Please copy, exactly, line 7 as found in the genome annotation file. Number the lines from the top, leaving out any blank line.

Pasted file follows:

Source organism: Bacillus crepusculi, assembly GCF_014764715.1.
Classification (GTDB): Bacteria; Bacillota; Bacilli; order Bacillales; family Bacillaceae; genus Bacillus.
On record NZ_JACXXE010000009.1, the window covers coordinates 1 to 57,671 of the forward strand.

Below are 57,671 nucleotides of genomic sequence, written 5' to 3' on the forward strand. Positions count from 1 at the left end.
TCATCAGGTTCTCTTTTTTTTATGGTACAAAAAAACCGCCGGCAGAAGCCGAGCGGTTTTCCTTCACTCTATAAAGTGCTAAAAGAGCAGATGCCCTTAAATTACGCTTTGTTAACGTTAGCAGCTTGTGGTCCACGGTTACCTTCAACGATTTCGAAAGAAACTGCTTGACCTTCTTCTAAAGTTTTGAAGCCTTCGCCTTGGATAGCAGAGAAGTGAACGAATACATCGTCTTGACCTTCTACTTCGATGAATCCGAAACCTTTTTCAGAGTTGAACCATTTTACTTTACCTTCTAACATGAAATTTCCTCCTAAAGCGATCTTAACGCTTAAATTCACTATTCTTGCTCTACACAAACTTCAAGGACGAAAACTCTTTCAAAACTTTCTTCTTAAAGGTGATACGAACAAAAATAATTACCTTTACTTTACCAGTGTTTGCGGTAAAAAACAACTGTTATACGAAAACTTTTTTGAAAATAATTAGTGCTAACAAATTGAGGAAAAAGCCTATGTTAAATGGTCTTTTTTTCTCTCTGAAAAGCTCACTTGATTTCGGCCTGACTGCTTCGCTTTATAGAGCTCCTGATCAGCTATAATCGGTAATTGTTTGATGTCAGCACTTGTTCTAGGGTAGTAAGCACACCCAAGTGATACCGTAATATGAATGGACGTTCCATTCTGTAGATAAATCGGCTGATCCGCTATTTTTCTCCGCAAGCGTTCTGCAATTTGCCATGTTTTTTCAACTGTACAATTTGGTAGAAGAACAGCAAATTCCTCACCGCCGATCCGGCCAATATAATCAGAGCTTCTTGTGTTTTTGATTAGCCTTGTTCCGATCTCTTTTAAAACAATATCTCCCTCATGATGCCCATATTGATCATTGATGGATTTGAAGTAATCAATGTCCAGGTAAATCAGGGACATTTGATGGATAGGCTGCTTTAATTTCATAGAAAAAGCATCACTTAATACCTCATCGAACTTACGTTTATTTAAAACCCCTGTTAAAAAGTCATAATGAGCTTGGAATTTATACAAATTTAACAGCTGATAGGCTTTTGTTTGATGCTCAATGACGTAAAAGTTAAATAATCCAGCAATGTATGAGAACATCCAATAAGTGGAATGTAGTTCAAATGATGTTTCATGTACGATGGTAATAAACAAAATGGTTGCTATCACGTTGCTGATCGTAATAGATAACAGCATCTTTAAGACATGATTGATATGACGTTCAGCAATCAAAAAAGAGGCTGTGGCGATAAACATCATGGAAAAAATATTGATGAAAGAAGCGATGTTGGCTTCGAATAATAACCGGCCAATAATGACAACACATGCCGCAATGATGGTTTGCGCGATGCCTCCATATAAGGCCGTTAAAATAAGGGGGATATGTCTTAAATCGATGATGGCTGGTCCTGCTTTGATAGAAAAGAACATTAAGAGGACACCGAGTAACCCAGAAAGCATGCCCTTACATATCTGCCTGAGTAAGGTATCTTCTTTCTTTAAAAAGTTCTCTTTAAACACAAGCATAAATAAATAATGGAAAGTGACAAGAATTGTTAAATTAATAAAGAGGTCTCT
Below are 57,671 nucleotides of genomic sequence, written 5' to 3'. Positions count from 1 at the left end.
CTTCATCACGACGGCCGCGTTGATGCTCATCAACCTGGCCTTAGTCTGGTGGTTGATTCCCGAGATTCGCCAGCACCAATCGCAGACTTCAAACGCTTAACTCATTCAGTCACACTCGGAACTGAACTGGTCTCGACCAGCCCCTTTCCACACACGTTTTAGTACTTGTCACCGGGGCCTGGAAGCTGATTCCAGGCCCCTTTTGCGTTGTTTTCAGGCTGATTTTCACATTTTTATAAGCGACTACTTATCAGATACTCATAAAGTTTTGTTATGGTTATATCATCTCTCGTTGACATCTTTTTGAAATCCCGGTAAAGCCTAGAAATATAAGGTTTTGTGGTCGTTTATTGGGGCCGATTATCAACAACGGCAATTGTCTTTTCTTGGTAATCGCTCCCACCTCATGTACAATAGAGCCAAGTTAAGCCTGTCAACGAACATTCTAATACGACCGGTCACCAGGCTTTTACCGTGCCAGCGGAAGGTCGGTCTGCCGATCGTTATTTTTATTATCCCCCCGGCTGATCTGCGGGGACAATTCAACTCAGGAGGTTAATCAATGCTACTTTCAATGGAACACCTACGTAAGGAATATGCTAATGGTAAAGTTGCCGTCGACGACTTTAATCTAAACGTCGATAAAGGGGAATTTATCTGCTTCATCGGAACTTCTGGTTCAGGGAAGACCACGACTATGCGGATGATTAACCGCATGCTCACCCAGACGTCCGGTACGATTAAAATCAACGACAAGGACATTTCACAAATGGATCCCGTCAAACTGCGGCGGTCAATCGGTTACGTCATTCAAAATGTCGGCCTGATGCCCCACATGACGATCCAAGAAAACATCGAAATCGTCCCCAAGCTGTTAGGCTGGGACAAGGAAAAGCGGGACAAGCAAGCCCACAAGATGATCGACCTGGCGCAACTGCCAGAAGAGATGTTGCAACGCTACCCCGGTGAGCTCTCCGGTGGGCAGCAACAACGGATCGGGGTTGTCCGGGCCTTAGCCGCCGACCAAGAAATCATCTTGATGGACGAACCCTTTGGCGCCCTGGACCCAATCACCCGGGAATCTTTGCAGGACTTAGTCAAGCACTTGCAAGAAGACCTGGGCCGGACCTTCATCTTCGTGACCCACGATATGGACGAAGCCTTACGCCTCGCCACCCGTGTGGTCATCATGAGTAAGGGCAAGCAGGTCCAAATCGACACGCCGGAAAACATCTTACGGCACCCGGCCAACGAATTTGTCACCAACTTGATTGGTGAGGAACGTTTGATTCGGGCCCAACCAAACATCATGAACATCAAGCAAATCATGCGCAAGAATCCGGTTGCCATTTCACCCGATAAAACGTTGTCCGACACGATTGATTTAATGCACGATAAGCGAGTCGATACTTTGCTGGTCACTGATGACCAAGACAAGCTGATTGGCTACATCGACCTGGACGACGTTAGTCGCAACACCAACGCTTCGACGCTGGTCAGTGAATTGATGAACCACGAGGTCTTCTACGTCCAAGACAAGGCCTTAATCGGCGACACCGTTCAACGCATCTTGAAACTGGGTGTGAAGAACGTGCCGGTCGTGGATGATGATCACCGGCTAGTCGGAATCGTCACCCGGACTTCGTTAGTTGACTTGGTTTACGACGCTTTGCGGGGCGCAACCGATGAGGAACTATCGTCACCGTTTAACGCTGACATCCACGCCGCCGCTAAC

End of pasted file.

CTTCATCACGACGGCCGCGTTGATGCTCATCAACCTGGCCTTAGTCTGGTGGTTGATTCCCGAGATTCGCCAGCACCAATCGCAGACTTCAAACGCTTAACTCATTCAGTCACACTCGGAACTGAACTGGTCTCGACCAGCCCCTTTCCACACACGTTTTAGTACTTGTCACCGGGGCCTGGAAGCTGATTCCAGGCCCCTTTTGCGTTGTTTTCAGGCTGATTTTCACATTTTTATAAGCGACTACTTATCAGATACTCATAAAGTTTTGTTATGGTTATATCATCTCTCGTTGACATCTTTTTGAAATCCCGGTAAAGCCTAGAAATATAAGGTTTTGTGGTCGTTTATTGGGGCCGATTATCAACAACGGCAATTGTCTTTTCTTGGTAATCGCTCCCACCTCATGTACAATAGAGCCAAGTTAAGCCTGTCAACGAACATTCTAATACGACCGGTCACCAGGCTTTTACCGTGCCAGCGGAAGGTCGGTCTGCCGATCGTTATTTTTATTATCCCCCCGGCTGATCTGCGGGGACAATTCAACTCAGGAGGTTAATCAATGCTACTTTCAATGGAACACCTACGTAAGGAATATGCTAATGGTAAAGTTGCCGTCGACGACTTTAATCTAAACGTCGATAAAGGGGAATTTATCTGCTTCATCGGAACTTCTGGTTCAGGGAAGACCACGACTATGCGGATGATTAACCGCATGCTCACCCAGACGTCCGGTACGATTAAAATCAACGACAAGGACATTTCACAAATGGATCCCGTCAAACTGCGGCGGTCAATCGGTTACGTCATTCAAAATGTCGGCCTGATGCCCCACATGACGATCCAAGAAAACATCGAAATCGTCCCCAAGCTGTTAGGCTGGGACAAGGAAAAGCGGGACAAGCAAGCCCACAAGATGATCGACCTGGCGCAACTGCCAGAAGAGATGTTGCAACGCTACCCCGGTGAGCTCTCCGGTGGGCAGCAACAACGGATCGGGGTTGTCCGGGCCTTAGCCGCCGACCAAGAAATCATCTTGATGGACGAACCCTTTGGCGCCCTGGACCCAATCACCCGGGAATCTTTGCAGGACTTAGTCAAGCACTTGCAAGAAGACCTGGGCCGGACCTTCATCTTCGTGACCCACGATATGGACGAAGCCTTACGCCTCGCCACCCGTGTGGTCATCATGAGTAAGGGCAAGCAGGTCCAAATCGACACGCCGGAAAACATCTTACGGCACCCGGCCAACGAATTTGTCACCAACTTGATTGGTGAGGAACGTTTGATTCGGGCCCAACCAAACATCATGAACATCAAGCAAATCATGCGCAAGAATCCGGTTGCCATTTCACCCGATAAAACGTTGTCCGACACGATTGATTTAATGCACGATAAGCGAGTCGATACTTTGCTGGTCACTGATGACCAAGACAAGCTGATTGGCTACATCGACCTGGACGACGTTAGTCGCAACACCAACGCTTCGACGCTGGTCAGTGAATTGATGAACCACGAGGTCTTCTACGTCCAAGACAAGGCCTTAATCGGCGACACCGTTCAACGCATCTTGAAACTGGGTGTGAAGAACGTGCCGGTCGTGGATGATGATCACCGGCTAGTCGGAATCGTCACCCGGACTTCGTTAGTTGACTTGGTTTACGACGCTTTGCGGGGCGCAACCGATGAGGAACTATCGTCACCGTTTAACGCTGACATCCACGCCGCCGCTAAC